See the revolution over dinner
all due respect to Mao Zedong, The Chanhassen Dinner Theatre has
turned the revolution of 1832 in Paris into a dinner party and it’s
a very satisfactory dinner, a lovely party and a good reading of
Their current production of “Les Miserables” gives us
a stripped-down but highly charged version of probably the most
popular play in the last 20 years. On one level it is the story
of Jean Valjean and his pursuit by Javert. Valjean has served 19
years on a chain gang for trying to steal a loaf of bread. After
completing his sentence, he is required by law to identify himself
as an ex-convict to employers and anyone else with whom he must
do business. He quickly finds himself homeless and out of work.
He changes his name and becomes a successful businessman, but Javert,
the agent of the police, pursues him and wants to send him back
to prison for illegally hiding his identity.
But Victor Hugo’s novel is not called
Jean Valjean, it is called “Les Miserables” (The Miserable
Ones). Outcasts, prostitutes, orphans in the storm, those brutalized
by poverty are the heroes of this novel. Their conditions are appalling.
Their problems cry for resolution. There is a cry for revolution.
The revolution of 1832 was actually quite successful
for one class of people. Although, on the one hand, it merely changed
monarchal rule by the Bourbon dynasty to monarchal rule by the Orleans
branch, there was an important difference. The old aristocrats,
the ancient regime, the rulers forced upon France by a Europe weary
of war, were gone. In their place was a constitutional monarchy.
Many more people had the right to vote. There were civil liberties.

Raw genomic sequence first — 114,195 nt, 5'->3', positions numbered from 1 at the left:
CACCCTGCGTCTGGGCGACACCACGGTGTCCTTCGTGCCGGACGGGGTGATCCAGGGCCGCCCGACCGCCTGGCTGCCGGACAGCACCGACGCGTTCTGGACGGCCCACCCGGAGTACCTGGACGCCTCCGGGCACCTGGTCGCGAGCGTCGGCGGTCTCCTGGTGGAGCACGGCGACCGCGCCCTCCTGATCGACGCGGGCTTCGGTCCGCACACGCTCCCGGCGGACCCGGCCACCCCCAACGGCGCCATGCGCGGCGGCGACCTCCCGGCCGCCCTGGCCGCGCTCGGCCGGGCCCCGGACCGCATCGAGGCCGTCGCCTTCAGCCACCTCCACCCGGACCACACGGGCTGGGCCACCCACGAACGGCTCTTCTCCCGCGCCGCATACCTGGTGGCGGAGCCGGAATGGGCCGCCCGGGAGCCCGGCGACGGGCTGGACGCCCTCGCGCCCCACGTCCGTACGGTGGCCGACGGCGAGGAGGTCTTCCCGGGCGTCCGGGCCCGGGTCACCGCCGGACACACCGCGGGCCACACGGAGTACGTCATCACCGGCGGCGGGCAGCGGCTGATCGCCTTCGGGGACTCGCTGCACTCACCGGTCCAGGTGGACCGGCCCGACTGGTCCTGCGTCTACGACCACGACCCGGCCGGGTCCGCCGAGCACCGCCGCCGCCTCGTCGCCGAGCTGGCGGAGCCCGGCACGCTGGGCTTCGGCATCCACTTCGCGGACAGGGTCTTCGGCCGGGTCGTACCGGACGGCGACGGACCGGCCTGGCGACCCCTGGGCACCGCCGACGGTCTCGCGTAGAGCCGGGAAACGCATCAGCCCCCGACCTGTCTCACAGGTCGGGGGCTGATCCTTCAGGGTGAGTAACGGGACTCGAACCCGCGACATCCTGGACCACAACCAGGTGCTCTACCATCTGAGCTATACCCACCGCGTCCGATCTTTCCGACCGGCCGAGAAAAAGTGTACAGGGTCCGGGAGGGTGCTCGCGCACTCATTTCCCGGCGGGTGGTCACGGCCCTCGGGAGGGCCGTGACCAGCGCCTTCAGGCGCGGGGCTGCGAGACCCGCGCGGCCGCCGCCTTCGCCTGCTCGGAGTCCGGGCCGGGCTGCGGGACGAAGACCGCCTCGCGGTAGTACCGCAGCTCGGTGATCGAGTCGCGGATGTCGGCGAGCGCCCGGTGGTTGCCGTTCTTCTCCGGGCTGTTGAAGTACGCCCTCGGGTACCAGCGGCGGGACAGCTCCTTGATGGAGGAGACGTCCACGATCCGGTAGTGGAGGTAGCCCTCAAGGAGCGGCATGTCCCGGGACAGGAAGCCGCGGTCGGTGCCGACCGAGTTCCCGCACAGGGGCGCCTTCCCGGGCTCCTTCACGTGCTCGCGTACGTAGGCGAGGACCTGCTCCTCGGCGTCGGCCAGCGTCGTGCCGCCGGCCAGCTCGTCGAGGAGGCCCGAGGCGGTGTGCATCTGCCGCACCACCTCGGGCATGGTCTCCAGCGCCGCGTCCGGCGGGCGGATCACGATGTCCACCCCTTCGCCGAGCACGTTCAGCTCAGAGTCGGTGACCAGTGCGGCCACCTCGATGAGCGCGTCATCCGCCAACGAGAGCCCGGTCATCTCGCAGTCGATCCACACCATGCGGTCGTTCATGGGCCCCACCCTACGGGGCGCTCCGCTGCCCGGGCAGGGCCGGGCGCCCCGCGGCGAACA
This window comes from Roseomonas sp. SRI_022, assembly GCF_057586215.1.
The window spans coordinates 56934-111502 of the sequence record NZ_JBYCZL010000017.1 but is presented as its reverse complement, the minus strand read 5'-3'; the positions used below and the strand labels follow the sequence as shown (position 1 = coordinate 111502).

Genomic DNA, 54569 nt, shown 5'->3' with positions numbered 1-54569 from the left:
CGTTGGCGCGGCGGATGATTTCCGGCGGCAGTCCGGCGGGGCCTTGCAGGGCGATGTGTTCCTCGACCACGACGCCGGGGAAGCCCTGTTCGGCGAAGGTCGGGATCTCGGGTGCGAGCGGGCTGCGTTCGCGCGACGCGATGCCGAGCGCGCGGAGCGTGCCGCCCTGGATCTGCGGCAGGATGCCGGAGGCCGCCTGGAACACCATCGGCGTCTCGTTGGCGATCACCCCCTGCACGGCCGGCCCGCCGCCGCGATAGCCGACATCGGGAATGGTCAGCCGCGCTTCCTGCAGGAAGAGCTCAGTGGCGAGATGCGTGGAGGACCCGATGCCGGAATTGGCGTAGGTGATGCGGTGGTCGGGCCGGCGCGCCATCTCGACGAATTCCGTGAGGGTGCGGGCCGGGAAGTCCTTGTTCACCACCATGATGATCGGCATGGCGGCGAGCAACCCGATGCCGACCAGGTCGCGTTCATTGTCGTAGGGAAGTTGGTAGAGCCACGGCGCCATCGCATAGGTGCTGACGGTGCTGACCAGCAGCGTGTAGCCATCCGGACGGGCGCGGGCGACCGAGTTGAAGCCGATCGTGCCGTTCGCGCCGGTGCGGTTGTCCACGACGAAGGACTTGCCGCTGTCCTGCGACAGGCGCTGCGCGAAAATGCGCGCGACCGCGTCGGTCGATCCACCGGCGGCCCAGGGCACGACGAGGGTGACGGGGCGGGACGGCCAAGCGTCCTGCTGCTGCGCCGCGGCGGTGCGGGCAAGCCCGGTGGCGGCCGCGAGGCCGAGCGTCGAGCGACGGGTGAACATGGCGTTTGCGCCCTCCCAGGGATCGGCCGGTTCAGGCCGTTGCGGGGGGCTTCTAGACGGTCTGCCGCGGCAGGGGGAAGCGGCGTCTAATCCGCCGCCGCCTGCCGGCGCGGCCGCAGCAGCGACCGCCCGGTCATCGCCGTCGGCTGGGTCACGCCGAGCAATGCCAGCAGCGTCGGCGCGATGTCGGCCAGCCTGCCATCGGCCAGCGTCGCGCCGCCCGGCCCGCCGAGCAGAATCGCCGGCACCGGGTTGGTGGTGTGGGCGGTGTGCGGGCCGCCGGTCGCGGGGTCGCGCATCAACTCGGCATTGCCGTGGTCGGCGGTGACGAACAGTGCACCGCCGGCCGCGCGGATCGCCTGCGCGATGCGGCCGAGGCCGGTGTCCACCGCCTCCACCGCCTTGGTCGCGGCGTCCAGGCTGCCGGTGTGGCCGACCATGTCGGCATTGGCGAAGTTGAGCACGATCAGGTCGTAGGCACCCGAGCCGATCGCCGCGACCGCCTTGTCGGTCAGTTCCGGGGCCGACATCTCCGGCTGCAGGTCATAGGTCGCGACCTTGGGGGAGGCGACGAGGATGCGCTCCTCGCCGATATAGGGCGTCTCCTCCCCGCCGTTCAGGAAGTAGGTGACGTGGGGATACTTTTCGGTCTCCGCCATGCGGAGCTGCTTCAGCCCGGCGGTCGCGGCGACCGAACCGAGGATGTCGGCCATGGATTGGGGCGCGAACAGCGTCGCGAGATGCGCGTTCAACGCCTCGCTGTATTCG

But it was a revolution that didn’t touch the lower classes,
the miserable ones. The bourgeois students couldn’t understand
why the masses didn’t join them at the barricades. But the
masses couldn’t see it as in their interest. Financiers, contractors,
lawyers and the wealthy bourgeoisie would now run the government,
but for those at the bottom that made little difference: plus ca
change, la c’est la même chose—the more things
change, the more they remain the same.
Michael Brindisi has done a remarkable job in adapting Les Miz to
the Chanhassen stage. Instead of the turntable stage of the original,
he uses a constructivist set with bleachers for the actors to sit
when they’re not in the action and small pieces of furniture
to suggest different scenes. To suggest the passage of time, at
the end of one scene Thomas Schumacher, as Jean Valjean, takes a
gray hairpiece out of his pocket and puts it on, and the new scene
begins 15 years later.
This style of production puts more emphasis
on the actors, and the Chanhassen ensemble, under Brindisi’s
direction, carries it off wonderfully. Keith Rice is in particularly
good voice as Javert. We’ve seen him in romantic and comic
roles, but in this dramatic role he reaches new heights. Zoe Pappas
is great as Eponine, and when she stands at the gateway to eternity
she is the symbol of liberty that inspired the continued revolutions
of the miserable ones in nineteenth century France. Ali Littrell
gives the character of Cosette enough subtlety and contradiction
to make what could be saccharine into something substantial and
“Les Miserables” is scheduled to run through October
2007. It plays nightly Tuesday through Sunday, with matinees on
Wednesdays and Saturdays. Ticket prices for dinner and show range
from $52 to $72 per person. Show only ticket range is $40 to $60
per person. To order tickets, call 952-934-1525 or order online